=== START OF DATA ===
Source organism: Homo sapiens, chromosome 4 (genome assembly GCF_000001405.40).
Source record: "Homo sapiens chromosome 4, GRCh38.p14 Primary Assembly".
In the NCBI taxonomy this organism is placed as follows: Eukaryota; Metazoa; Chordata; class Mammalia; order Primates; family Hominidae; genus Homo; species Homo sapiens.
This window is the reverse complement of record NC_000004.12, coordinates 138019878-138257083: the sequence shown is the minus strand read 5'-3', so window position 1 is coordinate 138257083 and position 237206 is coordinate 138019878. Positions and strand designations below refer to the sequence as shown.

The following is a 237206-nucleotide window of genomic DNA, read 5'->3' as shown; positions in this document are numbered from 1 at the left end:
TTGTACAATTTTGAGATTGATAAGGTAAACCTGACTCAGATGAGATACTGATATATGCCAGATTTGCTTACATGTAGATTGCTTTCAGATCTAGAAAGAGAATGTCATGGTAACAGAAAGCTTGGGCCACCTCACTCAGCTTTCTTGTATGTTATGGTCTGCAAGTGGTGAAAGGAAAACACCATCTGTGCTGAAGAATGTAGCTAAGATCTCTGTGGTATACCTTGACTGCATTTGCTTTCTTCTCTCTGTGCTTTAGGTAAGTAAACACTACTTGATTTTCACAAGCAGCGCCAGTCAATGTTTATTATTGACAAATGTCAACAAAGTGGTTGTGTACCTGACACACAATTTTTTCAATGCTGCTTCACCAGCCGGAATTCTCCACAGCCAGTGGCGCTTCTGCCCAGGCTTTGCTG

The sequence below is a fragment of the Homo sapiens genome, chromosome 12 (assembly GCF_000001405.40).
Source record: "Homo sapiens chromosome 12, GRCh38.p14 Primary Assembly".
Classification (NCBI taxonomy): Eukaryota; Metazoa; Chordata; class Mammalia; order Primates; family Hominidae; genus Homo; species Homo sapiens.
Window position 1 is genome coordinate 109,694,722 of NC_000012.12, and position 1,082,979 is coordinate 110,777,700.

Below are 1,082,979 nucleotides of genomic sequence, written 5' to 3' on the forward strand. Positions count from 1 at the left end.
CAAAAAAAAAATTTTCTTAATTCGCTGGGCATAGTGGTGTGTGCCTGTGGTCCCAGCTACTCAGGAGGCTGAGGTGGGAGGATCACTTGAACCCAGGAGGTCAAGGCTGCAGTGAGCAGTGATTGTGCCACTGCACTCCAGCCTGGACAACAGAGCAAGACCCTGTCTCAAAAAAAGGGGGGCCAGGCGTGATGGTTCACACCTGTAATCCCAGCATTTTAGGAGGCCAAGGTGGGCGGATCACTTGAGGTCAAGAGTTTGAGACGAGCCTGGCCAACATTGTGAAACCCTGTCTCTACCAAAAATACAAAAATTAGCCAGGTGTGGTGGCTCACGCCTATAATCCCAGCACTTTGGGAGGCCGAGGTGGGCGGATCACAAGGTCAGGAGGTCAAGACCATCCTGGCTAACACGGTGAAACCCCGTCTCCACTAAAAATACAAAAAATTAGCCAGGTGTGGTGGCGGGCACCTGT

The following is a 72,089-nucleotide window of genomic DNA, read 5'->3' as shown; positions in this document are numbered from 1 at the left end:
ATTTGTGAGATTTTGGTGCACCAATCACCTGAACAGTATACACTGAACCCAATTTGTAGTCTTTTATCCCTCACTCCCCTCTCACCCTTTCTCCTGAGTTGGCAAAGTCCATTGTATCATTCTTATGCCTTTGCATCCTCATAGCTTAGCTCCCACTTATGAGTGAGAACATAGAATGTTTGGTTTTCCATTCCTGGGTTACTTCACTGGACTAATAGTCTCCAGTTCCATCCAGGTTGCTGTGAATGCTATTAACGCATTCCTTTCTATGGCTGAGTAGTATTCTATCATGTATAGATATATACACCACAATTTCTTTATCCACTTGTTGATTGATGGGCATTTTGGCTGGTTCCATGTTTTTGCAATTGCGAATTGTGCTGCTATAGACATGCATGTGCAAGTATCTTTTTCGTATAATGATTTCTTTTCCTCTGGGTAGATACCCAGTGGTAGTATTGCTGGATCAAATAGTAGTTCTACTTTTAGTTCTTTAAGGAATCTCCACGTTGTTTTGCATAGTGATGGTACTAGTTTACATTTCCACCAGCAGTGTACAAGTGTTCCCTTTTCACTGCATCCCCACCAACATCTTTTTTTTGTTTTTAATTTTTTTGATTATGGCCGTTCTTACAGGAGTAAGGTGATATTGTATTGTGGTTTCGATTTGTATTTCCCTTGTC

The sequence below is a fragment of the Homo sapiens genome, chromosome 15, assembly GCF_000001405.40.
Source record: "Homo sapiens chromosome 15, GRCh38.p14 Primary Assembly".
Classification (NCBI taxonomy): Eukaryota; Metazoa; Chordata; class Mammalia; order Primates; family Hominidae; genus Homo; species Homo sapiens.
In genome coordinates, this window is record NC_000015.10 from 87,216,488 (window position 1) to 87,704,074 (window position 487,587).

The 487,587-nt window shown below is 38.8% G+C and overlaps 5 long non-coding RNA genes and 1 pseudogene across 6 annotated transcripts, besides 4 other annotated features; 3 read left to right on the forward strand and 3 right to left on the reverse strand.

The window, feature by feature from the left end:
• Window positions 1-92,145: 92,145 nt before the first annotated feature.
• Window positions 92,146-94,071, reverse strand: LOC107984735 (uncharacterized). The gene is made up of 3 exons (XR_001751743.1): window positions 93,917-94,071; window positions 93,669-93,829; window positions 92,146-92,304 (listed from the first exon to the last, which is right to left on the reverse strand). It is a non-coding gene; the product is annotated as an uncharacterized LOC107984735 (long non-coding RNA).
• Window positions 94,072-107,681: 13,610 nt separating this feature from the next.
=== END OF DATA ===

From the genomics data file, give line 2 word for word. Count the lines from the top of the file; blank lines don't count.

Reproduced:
Source record: "Homo sapiens chromosome 4, GRCh38.p14 Primary Assembly".